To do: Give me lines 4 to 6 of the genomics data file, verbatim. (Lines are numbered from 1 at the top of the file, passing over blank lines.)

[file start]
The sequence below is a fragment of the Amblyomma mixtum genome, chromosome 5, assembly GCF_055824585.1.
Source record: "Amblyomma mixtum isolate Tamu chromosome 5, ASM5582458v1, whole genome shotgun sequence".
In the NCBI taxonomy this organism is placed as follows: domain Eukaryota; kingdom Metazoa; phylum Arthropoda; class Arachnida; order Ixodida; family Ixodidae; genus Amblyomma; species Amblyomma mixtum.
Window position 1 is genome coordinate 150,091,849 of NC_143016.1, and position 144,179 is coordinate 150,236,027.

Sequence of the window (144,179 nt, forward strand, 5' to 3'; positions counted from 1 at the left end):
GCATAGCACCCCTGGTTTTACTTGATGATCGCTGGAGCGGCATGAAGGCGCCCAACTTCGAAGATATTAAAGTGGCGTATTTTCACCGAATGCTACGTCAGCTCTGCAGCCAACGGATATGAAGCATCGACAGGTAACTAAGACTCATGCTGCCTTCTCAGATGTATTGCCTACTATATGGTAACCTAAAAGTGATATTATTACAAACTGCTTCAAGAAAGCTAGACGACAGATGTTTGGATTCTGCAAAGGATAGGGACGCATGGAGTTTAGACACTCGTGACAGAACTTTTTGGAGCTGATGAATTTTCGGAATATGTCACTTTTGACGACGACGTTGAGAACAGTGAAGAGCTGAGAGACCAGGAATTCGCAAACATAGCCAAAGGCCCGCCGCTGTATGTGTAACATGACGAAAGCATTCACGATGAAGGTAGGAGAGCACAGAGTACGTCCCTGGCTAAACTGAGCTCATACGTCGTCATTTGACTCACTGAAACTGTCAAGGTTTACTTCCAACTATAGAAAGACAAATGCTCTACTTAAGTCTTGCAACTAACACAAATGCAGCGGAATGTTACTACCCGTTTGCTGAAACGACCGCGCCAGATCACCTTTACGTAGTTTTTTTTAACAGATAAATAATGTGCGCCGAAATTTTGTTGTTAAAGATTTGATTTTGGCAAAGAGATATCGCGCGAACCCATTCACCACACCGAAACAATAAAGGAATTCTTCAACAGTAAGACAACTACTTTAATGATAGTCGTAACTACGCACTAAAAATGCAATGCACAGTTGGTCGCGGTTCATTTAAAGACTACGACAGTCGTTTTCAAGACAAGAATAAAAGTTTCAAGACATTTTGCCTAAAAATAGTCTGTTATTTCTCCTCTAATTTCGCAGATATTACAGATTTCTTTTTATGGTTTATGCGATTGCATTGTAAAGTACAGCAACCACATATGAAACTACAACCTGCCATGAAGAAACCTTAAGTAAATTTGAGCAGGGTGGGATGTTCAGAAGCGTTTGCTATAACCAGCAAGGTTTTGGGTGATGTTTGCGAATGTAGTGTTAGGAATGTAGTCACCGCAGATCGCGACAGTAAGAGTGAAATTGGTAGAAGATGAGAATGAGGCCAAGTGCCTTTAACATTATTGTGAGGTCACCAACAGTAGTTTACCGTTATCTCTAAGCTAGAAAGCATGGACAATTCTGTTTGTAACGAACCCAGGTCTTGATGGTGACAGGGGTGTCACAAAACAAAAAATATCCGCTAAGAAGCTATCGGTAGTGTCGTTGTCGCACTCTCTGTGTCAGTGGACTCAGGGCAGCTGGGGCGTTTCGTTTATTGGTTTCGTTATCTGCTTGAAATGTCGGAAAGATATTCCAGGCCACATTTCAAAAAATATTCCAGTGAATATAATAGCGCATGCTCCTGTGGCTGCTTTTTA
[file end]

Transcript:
Window position 1 is genome coordinate 150,091,849 of NC_143016.1, and position 144,179 is coordinate 150,236,027.

Sequence of the window (144,179 nt, forward strand, 5' to 3'; positions counted from 1 at the left end):
GCATAGCACCCCTGGTTTTACTTGATGATCGCTGGAGCGGCATGAAGGCGCCCAACTTCGAAGATATTAAAGTGGCGTATTTTCACCGAATGCTACGTCAGCTCTGCAGCCAACGGATATGAAGCATCGACAGGTAACTAAGACTCATGCTGCCTTCTCAGATGTATTGCCTACTATATGGTAACCTAAAAGTGATATTATTACAAACTGCTTCAAGAAAGCTAGACGACAGATGTTTGGATTCTGCAAAGGATAGGGACGCATGGAGTTTAGACACTCGTGACAGAACTTTTTGGAGCTGATGAATTTTCGGAATATGTCACTTTTGACGACGACGTTGAGAACAGTGAAGAGCTGAGAGACCAGGAATTCGCAAACATAGCCAAAGGCCCGCCGCTGTATGTGTAACATGACGAAAGCATTCACGATGAAGGTAGGAGAGCACAGAGTACGTCCCTGGCTAAACTGAGCTCATACGTCGTCATTTGACTCACTGAAACTGTCAAGGTTTACTTCCAACTATAGAAAGACAAATGCTCTACTTAAGTCTTGCAACTAACACAAATGCAGCGGAATGTTACTACCCGTTTGCTGAAACGACCGCGCCAGATCACCTTTACGTAGTTTTTTTTAACAGATAAATAATGTGCGCCGAAATTTTGTTGTTAAAGATTTGATTTTGGCAAAGAGATATCGCGCGAACCCATTCACCACACCGAAACAATAAAGGAATTCTTCAACAGTAAGACAACTACTTTAATGATAGTCGTAACTACGCACTAAAAATGCAATGCACAGTTGGTCGCGGTTCATTTAAAGACTACGACAGTCGTTTTCAAGACAAGAATAAAAGTTTCAAGACATTTTGCCTAAAAATAGTCTGTTATTTCTCCTCTAATTTCGCAGATATTACAGATTTCTTTTTATGGTTTATGCGATTGCATTGTAAAGTACAGCAACCACATATGAAACTACAACCTGCCATGAAGAAACCTTAAGTAAATTTGAGCAGGGTGGGATGTTCAGAAGCGTTTGCTATAACCAGCAAGGTTTTGGGTGATGTTTGCGAATGTAGTGTTAGGAATGTAGTCACCGCAGATCGCGACAGTAAGAGTGAAATTGGTAGAAGATGAGAATGAGGCCAAGTGCCTTTAACATTATTGTGAGGTCACCAACAGTAGTTTACCGTTATCTCTAAGCTAGAAAGCATGGACAATTCTGTTTGTAACGAACCCAGGTCTTGATGGTGACAGGGGTGTCACAAAACAAAAAATATCCGCTAAGAAGCTATCGGTAGTGTCGTTGTCGCACTCTCTGTGTCAGTGGACTCAGGGCAGCTGGGGCGTTTCGTTTATTGGTTTCGTTATCTGCTTGAAATGTCGGAAAGATATTCCAGGCCACATTTCAAAAAATATTCCAGTGAATATAATAGCGCATGCTCCTGTGGCTGCTTTTTA